Then you had the way original game. This was already more like the competition as you faced seven other runners on routes that increased their difficulty. If you wanted to go to the next level, you had to win yes or yes. There was no time limit here, but your mount could suffer damage that slowed it down or made its handling worse until you could be forced to retreat from the race.

As you went you could go improving the bike and even have a mechanic. Better chassis, engines, brakes, exhausts, oil or tires were all you needed to win the final victory.

What I was telling you. 23 years ago you ended up burning your eyelashes in the wee hours of the morning trying to pass each of the stages. How many hours without sleep would I spend in front of the console? I can't even imagine it.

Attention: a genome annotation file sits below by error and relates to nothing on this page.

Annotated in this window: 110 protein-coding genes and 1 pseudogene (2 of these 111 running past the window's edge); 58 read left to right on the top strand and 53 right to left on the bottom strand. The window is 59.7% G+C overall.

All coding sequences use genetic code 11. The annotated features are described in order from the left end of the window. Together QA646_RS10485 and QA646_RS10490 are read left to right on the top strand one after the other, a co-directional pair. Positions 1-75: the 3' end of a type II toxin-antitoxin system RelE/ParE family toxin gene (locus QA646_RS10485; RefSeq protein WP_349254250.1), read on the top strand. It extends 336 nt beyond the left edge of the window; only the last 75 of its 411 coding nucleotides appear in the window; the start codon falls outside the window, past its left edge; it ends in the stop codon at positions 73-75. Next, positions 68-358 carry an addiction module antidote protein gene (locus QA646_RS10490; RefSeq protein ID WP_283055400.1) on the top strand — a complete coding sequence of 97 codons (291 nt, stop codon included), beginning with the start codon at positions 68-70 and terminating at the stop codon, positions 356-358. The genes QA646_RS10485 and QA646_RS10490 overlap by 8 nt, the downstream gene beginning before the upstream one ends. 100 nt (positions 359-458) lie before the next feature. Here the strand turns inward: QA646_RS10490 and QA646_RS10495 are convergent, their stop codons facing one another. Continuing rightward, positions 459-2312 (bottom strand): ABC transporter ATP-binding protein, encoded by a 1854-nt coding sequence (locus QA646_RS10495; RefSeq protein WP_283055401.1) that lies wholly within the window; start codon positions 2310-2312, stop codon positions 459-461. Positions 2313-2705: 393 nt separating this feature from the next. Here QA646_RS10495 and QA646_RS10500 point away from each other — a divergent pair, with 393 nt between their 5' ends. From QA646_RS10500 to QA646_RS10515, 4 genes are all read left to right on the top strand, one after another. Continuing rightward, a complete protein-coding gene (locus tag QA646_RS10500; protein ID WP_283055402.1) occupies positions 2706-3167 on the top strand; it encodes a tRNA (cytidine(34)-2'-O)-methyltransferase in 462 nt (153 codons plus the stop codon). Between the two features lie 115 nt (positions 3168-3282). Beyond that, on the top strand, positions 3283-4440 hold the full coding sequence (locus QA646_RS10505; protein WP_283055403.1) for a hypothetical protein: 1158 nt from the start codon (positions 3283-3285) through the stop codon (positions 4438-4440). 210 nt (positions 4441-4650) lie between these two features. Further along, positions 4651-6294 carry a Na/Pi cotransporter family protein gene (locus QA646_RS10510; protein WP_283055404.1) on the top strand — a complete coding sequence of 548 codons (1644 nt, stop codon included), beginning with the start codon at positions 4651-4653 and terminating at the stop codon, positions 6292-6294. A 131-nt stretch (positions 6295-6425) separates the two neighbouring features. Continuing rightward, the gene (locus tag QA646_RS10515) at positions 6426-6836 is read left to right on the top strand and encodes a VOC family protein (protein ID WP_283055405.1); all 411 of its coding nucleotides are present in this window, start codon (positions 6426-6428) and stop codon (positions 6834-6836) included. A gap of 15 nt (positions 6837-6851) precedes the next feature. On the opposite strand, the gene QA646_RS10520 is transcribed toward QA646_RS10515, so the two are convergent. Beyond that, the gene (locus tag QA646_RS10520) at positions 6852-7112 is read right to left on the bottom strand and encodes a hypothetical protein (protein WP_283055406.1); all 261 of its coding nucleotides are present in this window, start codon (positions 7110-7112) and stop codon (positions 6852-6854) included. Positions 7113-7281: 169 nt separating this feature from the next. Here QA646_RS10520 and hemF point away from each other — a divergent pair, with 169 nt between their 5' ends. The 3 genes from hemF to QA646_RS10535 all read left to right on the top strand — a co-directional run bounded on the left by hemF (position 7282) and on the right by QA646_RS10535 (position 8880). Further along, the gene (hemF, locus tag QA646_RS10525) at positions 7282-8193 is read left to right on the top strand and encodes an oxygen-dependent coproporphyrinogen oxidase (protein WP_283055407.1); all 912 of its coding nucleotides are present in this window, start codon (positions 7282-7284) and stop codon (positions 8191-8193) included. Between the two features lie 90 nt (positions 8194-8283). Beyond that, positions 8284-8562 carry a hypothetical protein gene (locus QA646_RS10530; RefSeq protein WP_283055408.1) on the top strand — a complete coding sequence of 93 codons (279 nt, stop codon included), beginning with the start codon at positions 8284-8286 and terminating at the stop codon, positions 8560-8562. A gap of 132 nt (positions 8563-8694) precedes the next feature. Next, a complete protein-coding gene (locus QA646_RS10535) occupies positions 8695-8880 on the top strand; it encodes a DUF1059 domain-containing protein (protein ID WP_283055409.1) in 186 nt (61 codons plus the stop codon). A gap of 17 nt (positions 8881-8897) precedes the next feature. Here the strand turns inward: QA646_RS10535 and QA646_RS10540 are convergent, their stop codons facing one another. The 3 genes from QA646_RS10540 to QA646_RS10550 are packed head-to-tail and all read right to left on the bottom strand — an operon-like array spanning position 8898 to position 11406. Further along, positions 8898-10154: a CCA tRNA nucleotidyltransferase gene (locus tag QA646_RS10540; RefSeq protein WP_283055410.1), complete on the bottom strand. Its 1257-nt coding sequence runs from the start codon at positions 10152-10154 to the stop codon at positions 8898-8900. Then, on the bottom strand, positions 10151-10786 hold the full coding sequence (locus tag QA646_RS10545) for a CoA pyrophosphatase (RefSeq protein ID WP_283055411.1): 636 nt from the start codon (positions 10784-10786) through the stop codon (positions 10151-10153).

Kawasaki Superbike Challenge

The Kawasaki Superbike Challenge or Kawasaki Superbikes as it would be known in Europe came a little later, in 1994-1995. This was already about outright competition. It only had a license from the Japanese brand but at that time, everyone wanted a Kawasaki Telefonica replica and some were the closest we came to one of them.

The Kawasaki Superbike Challenge it used the same engine that had been created for the F1 but improved with a higher number of polygons per second. That was one of the things we looked at the most in a game: the amount of polygons it was capable of processing … even if we didn't understand exactly what it meant.

Had 14 circuits, some of them replicas of the real ones in addition to the race of the 8 Hours from Suzuka. A game made in collaboration with a Japanese motorcycle brand could not ignore the most important competition of the year for them.